ANDERSEN AIR FORCE BASE, Guam --
Members of Andersen Air Force Base recognized all the hard work done by Airmen in the Biomedical Science Corps in honor of the 56th Annual Biomedical Science Corps Appreciation Week, Jan. 25-29, 2021.
The BSC is the frontline of Air Force Medical Services readiness, bringing global health engagement while enhancing world-wide medical response. As a diverse corps, the BSC comprises 17 different medical specialties, and each section plays a role in making medical squadrons effective at military bases all around the world.
“BSCs are composed of a broad spectrum of medical specialties. Together, we provide care for the specialized needs of our Airmen and their families,” said Capt. Ciera Williams, 36th Healthcare Operations Squadron chief of pharmacy operations. “From building mental resiliency to maintaining eye health, we ensure our Airmen are Fit to Fight.”
The 17 specialties within the BSC are: physical therapy, optometry, podiatry, physician assistant, audiology and speech pathology, psychology, social worker, occupational therapy, aerospace physiology, biomedical scientist, clinical dietitian, bioenvironmental engineering, public health officer, entomology, pharmacy, medical lab officer, and health physicist.
“As a clinical social worker, I am responsible for providing mental health diagnoses; treatment; research; consultation; and preventive programs for individuals, families, groups, and organizations. This includes working with active duty members, their families, command teams and unit members, as well as other healthcare providers in numerous ways to promote and support well-being,” said Capt. Brittney Leonard, 36th Medical Support Squadron clinical social worker.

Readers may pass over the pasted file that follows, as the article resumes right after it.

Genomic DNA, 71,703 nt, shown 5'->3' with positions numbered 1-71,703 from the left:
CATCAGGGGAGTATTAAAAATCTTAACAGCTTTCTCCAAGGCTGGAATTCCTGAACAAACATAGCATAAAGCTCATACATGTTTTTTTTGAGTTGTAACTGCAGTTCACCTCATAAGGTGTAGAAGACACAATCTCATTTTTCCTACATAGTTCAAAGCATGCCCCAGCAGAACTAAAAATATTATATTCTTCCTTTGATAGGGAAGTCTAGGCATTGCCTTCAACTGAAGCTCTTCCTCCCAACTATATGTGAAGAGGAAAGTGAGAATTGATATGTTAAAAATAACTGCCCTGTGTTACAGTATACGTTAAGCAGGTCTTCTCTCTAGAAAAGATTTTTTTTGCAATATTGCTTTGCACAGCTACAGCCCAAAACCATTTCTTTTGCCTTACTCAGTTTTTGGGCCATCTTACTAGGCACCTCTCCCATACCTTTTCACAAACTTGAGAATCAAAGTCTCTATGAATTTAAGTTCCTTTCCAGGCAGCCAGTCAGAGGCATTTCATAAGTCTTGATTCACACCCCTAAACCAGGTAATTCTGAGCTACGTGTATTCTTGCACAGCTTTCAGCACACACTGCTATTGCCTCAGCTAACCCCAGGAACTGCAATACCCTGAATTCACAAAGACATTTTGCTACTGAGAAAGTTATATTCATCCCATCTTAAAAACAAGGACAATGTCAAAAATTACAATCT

The purpose of the corps is to provide a range of subject matter experts to help with the productivity, quality care, and force performance within the Air Force.
“During COVID-19, it has become even more important to promote mental and emotional wellness to ensure members remain resilient throughout the duration of the pandemic,” said Leonard. “My overall goal from a mental health standpoint is to ensure members are 100 percent mission ready and able to engage in the fight.”
Over the past 56 years, the BSC has undergone changes, adapted, and innovated, so they can provide the best care possible for the Airmen they service. This is not only vital to maintaining readiness within the 36th Wing and Andersen AFB, but throughout the entire Air Force.